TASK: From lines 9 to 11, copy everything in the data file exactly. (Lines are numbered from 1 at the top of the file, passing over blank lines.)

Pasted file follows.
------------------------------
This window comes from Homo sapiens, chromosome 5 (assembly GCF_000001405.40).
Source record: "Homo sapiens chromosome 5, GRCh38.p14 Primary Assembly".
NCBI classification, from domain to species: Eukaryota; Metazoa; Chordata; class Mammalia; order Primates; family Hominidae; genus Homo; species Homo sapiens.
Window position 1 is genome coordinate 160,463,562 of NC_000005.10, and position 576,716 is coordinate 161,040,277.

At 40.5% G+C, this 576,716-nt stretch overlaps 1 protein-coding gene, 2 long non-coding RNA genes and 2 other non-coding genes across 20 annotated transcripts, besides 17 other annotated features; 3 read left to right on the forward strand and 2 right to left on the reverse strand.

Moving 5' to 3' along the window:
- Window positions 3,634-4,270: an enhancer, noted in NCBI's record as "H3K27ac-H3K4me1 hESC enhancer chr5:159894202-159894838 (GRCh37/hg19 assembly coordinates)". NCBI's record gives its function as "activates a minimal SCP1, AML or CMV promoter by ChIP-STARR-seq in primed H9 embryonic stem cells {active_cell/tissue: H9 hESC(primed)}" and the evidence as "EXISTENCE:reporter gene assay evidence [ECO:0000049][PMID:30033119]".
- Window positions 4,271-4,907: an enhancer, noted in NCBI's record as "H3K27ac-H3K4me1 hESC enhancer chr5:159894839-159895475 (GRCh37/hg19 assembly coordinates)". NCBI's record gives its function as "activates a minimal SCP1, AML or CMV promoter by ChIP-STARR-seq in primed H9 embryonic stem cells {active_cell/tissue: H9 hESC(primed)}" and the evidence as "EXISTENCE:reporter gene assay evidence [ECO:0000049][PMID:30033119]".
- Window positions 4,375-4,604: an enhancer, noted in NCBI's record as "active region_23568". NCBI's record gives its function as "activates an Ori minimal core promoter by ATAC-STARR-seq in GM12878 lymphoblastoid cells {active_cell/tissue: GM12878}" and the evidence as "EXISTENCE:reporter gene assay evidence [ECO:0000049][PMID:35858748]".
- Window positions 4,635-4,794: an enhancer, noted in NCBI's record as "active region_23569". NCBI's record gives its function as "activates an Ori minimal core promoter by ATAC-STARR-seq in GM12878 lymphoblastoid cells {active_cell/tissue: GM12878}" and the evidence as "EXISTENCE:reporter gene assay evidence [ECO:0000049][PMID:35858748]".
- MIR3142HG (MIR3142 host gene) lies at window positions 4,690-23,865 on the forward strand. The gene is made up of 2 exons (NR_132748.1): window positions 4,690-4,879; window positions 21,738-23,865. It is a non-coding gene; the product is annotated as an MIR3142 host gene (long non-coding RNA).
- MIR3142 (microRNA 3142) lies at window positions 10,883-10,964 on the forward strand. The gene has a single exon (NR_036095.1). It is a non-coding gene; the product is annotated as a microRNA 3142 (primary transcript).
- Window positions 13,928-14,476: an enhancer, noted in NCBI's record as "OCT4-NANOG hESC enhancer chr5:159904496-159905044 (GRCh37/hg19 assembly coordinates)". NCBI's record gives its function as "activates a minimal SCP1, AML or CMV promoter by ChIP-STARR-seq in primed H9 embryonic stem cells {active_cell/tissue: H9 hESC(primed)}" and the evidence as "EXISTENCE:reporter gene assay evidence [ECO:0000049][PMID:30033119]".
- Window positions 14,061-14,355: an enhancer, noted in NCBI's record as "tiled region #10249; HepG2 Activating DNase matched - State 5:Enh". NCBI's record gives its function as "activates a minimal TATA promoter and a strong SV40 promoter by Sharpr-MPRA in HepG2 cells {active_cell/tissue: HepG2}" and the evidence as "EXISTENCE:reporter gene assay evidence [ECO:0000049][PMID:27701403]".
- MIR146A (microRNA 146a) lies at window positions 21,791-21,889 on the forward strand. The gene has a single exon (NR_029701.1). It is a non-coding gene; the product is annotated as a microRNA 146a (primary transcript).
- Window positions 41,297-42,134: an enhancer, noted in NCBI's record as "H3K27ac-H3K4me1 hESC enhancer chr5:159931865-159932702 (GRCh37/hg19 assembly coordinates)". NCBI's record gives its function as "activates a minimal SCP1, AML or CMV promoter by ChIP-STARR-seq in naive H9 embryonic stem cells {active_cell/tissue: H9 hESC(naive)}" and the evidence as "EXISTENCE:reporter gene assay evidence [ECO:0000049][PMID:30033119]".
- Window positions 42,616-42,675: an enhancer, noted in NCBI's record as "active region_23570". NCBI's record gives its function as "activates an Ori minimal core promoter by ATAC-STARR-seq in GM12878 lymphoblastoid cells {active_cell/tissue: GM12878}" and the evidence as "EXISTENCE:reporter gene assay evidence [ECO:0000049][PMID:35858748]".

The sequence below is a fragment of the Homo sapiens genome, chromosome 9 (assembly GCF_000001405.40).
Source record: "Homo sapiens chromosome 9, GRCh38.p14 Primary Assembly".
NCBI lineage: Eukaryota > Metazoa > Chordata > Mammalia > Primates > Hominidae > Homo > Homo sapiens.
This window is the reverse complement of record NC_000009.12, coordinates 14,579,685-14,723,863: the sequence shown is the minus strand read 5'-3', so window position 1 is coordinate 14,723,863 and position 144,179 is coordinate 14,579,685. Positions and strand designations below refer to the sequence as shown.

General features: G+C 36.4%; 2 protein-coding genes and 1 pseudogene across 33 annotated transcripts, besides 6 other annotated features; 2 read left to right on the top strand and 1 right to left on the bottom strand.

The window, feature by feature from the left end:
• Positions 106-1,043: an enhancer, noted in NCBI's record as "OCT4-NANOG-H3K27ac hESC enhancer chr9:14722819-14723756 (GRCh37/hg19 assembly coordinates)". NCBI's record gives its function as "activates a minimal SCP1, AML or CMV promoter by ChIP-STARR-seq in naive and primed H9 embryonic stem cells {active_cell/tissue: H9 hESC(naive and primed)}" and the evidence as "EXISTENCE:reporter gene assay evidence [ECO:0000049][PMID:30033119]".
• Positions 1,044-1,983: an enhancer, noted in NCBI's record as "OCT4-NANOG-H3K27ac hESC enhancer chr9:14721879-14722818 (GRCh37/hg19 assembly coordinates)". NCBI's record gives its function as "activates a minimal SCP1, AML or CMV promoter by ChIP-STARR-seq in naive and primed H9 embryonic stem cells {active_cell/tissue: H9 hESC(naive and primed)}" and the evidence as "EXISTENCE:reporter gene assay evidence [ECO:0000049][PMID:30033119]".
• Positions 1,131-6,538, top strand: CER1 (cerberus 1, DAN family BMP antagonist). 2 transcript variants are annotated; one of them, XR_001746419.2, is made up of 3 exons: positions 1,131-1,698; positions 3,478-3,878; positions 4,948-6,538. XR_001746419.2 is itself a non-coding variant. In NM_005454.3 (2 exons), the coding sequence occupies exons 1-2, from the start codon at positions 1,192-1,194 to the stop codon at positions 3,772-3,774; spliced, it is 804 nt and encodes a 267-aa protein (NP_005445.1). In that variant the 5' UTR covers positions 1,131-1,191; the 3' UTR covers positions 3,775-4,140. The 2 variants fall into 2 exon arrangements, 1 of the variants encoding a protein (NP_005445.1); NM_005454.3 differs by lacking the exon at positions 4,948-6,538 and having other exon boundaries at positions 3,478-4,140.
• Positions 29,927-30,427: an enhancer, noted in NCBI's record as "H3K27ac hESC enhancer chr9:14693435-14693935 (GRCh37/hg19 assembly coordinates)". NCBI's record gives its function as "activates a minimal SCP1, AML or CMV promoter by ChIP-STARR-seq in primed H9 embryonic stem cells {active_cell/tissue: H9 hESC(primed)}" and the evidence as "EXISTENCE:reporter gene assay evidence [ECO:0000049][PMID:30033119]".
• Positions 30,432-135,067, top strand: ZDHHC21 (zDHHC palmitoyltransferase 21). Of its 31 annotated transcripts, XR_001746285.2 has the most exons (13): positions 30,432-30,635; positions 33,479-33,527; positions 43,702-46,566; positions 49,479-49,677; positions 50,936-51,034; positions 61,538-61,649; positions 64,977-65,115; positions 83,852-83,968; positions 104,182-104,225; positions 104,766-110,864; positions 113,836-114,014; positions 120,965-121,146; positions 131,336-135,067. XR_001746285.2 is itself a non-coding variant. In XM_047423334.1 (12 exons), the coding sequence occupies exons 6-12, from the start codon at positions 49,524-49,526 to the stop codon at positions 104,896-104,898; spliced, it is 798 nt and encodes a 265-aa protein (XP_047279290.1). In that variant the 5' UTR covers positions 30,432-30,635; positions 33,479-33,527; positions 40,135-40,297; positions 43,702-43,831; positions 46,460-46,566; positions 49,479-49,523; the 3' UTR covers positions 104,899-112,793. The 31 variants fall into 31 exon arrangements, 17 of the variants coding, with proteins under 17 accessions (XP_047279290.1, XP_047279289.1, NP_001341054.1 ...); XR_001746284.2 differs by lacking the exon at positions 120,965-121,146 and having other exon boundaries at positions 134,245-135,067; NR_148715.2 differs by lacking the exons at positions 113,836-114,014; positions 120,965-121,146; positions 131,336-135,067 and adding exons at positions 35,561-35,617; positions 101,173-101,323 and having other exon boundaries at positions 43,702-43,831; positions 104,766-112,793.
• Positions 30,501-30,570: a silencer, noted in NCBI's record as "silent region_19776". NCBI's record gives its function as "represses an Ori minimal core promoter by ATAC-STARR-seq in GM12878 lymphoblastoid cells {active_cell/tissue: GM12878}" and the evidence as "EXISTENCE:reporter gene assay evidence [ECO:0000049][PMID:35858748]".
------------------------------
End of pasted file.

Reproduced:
- Window positions 4,375-4,604: an enhancer, noted in NCBI's record as "active region_23568". NCBI's record gives its function as "activates an Ori minimal core promoter by ATAC-STARR-seq in GM12878 lymphoblastoid cells {active_cell/tissue: GM12878}" and the evidence as "EXISTENCE:reporter gene assay evidence [ECO:0000049][PMID:35858748]".
- Window positions 4,635-4,794: an enhancer, noted in NCBI's record as "active region_23569". NCBI's record gives its function as "activates an Ori minimal core promoter by ATAC-STARR-seq in GM12878 lymphoblastoid cells {active_cell/tissue: GM12878}" and the evidence as "EXISTENCE:reporter gene assay evidence [ECO:0000049][PMID:35858748]".
- MIR3142HG (MIR3142 host gene) lies at window positions 4,690-23,865 on the forward strand. The gene is made up of 2 exons (NR_132748.1): window positions 4,690-4,879; window positions 21,738-23,865. It is a non-coding gene; the product is annotated as an MIR3142 host gene (long non-coding RNA).